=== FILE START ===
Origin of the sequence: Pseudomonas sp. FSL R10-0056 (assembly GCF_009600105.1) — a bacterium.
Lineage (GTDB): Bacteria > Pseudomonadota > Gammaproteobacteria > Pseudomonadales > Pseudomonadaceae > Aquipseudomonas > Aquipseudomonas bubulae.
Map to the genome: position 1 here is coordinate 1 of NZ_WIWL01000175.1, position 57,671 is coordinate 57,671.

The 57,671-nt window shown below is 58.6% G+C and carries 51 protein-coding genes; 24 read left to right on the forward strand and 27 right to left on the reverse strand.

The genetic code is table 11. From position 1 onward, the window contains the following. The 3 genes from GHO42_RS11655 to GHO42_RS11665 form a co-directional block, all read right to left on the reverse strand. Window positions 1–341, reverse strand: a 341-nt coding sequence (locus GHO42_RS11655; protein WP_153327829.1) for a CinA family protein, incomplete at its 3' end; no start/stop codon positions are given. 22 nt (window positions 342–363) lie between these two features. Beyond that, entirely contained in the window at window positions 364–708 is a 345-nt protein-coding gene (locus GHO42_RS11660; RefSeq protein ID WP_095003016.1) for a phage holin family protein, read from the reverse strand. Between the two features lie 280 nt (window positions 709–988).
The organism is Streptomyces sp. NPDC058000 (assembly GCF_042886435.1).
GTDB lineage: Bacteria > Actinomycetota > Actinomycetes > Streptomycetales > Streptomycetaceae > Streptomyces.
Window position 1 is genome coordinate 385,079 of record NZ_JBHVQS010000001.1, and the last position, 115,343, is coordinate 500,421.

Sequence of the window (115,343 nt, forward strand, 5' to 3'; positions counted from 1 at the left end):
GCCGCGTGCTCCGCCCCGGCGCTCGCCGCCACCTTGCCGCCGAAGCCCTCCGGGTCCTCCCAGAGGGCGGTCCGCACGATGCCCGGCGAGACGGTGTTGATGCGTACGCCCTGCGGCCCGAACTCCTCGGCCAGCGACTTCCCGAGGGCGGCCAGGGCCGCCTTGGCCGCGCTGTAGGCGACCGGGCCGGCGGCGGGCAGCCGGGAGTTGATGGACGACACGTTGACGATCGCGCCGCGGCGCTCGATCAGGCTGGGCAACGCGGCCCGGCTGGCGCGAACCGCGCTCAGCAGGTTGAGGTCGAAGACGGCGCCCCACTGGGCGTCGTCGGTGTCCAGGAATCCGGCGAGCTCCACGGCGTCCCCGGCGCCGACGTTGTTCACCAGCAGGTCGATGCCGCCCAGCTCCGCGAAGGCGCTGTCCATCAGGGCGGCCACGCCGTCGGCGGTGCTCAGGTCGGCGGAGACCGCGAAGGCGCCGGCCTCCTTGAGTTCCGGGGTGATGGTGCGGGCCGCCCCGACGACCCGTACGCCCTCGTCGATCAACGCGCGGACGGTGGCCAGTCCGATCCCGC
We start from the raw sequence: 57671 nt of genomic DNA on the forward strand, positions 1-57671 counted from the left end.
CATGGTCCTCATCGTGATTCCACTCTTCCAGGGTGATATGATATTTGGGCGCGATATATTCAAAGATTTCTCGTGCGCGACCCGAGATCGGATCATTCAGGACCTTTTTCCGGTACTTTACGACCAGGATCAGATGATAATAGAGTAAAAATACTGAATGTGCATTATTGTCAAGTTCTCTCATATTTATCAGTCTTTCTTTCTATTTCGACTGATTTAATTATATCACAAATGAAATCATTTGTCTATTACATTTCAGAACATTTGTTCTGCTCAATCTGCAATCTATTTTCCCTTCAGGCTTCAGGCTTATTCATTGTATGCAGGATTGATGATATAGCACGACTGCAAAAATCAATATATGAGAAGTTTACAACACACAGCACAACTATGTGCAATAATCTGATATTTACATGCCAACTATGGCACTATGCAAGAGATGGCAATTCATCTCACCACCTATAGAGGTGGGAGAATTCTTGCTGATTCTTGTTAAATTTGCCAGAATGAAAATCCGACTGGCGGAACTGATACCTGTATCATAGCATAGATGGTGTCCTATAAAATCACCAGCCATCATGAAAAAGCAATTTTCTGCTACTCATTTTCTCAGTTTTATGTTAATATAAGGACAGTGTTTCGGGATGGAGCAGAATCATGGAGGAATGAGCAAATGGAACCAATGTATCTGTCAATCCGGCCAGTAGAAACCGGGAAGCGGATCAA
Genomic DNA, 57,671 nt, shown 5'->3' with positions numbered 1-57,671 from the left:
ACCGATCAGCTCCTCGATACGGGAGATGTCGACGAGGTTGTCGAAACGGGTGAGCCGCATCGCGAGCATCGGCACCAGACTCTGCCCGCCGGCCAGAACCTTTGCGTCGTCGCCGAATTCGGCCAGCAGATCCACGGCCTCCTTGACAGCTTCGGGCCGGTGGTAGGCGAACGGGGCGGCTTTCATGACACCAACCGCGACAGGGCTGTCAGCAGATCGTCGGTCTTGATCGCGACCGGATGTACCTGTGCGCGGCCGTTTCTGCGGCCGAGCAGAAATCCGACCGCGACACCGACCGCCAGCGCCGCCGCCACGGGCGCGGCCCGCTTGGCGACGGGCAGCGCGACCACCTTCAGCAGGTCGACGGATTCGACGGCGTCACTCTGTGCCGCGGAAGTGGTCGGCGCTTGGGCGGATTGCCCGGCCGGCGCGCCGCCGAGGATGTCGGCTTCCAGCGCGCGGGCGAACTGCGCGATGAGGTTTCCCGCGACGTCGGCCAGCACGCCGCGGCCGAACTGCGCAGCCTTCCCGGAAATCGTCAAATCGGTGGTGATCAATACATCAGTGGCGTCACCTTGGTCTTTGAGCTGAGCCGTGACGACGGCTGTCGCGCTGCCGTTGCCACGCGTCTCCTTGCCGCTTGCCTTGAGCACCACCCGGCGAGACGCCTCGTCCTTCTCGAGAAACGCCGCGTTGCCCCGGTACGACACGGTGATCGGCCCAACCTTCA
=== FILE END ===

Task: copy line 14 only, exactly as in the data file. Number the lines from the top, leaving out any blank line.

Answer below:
ACCGATCAGCTCCTCGATACGGGAGATGTCGACGAGGTTGTCGAAACGGGTGAGCCGCATCGCGAGCATCGGCACCAGACTCTGCCCGCCGGCCAGAACCTTTGCGTCGTCGCCGAATTCGGCCAGCAGATCCACGGCCTCCTTGACAGCTTCGGGCCGGTGGTAGGCGAACGGGGCGGCTTTCATGACACCAACCGCGACAGGGCTGTCAGCAGATCGTCGGTCTTGATCGCGACCGGATGTACCTGTGCGCGGCCGTTTCTGCGGCCGAGCAGAAATCCGACCGCGACACCGACCGCCAGCGCCGCCGCCACGGGCGCGGCCCGCTTGGCGACGGGCAGCGCGACCACCTTCAGCAGGTCGACGGATTCGACGGCGTCACTCTGTGCCGCGGAAGTGGTCGGCGCTTGGGCGGATTGCCCGGCCGGCGCGCCGCCGAGGATGTCGGCTTCCAGCGCGCGGGCGAACTGCGCGATGAGGTTTCCCGCGACGTCGGCCAGCACGCCGCGGCCGAACTGCGCAGCCTTCCCGGAAATCGTCAAATCGGTGGTGATCAATACATCAGTGGCGTCACCTTGGTCTTTGAGCTGAGCCGTGACGACGGCTGTCGCGCTGCCGTTGCCACGCGTCTCCTTGCCGCTTGCCTTGAGCACCACCCGGCGAGACGCCTCGTCCTTCTCGAGAAACGCCGCGTTGCCCCGGTACGACACGGTGATCGGCCCAACCTTCA